Cross-Listings and the New World of International Capital: Another Look at the Efficiency and Extraterritoriality of Securities Law
91 Pages Posted: 10 Nov 2013 Last revised: 23 Mar 2020
Date Written: November 16, 2012
This Article examines the cumulative welfare effect of the application of the U.S. regulatory regime on foreign private issuers (FPI) and whether the extraterritorial reach of U.S. law creates unnecessary risks deterring crosslistings. To assess the deterrence effect and optimality of regulations, the research designs a simplified model explaining decision-making processes of control persons and applies the model to the FPI regulatory regime and case law analysis. The Article assembles a sample of seventy-five cases, interprets the application of the conduct and effects test and recent Supreme Court decisions, examines deregistration forms filed in 2001-2011, and juxtaposes statistical data with recent law reforms in the United States, the European Union, and a number of other jurisdictions. The research concludes that the U.S. policies are not uniformly value maximizing for all categories of FPI. The current singlemodal policies of indiscriminate incremental deregulation fail to properly address the concerns of issuers from developed economies and may be socially wasteful and unnecessary for FPI from emerging markets. To solve this dilemma, the Article suggests three solutions premised on the policy of regulatory granularity.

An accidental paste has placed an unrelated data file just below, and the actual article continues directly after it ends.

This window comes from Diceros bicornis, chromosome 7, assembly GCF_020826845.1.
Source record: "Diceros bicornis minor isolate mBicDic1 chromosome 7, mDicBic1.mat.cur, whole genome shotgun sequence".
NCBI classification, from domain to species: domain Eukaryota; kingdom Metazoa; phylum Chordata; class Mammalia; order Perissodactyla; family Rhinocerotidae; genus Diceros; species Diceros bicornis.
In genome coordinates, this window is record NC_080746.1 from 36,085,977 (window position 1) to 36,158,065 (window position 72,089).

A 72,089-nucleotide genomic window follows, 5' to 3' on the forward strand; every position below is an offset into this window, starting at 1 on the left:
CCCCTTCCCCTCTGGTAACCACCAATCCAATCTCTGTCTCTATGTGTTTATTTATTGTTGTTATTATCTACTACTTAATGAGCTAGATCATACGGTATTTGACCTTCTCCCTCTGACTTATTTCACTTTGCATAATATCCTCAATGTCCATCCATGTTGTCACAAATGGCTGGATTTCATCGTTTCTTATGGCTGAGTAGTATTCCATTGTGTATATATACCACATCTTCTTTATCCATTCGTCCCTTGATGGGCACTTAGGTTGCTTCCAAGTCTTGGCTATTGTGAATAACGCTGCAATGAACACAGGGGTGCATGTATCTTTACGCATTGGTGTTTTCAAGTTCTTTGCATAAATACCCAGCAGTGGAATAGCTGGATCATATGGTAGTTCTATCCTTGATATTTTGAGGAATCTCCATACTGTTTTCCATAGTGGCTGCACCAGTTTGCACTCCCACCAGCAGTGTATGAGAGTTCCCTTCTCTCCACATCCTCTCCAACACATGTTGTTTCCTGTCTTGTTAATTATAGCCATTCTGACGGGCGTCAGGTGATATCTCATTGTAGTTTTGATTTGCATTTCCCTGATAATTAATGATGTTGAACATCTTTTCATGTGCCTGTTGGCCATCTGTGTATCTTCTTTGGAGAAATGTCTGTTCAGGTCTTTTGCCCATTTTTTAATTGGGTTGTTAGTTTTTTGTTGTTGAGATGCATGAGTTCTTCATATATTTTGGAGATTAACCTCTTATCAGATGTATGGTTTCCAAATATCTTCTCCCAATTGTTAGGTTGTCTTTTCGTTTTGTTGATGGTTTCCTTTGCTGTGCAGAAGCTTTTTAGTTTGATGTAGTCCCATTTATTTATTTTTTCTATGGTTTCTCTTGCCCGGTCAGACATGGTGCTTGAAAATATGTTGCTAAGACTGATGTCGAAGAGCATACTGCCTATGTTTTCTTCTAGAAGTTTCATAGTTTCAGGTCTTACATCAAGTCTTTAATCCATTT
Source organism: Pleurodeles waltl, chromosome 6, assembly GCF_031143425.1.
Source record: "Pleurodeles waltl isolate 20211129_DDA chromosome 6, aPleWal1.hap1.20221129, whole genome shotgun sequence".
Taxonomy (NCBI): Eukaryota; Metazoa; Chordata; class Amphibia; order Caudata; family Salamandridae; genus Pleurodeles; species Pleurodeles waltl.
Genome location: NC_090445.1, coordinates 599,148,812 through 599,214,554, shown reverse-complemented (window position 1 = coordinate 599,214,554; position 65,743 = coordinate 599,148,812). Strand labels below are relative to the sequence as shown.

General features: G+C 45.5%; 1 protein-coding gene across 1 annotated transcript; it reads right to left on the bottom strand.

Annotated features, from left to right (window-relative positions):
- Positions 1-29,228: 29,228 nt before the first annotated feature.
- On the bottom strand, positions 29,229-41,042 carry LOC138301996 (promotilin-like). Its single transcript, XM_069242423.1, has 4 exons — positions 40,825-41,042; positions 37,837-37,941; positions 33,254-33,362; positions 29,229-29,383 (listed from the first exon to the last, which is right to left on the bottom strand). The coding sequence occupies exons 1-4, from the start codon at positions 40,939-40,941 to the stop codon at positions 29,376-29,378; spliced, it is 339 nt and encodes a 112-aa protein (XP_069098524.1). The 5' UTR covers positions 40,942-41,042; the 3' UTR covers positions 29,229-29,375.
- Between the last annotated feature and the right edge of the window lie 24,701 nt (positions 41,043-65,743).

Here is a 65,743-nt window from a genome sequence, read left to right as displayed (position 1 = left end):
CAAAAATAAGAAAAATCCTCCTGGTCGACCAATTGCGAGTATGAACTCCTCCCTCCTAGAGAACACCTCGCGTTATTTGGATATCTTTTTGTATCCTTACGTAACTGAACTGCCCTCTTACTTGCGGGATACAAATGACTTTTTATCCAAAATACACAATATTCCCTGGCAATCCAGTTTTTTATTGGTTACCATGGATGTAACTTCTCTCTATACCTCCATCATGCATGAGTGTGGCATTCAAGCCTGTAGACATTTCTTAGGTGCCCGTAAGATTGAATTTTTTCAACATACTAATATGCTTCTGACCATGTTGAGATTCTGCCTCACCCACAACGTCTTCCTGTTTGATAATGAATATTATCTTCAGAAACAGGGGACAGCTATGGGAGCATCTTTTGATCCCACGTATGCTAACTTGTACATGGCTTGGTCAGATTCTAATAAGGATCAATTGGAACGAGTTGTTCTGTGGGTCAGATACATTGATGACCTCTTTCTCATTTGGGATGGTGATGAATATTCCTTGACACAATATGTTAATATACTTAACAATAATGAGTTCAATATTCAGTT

Keywords: securities, capital markets, international, extraterritorial, Morrison v. NAB, private right of action, Rule 10b-5
JEL Classification: K00, K22, K33, K42
Suggested Citation: Suggested Citation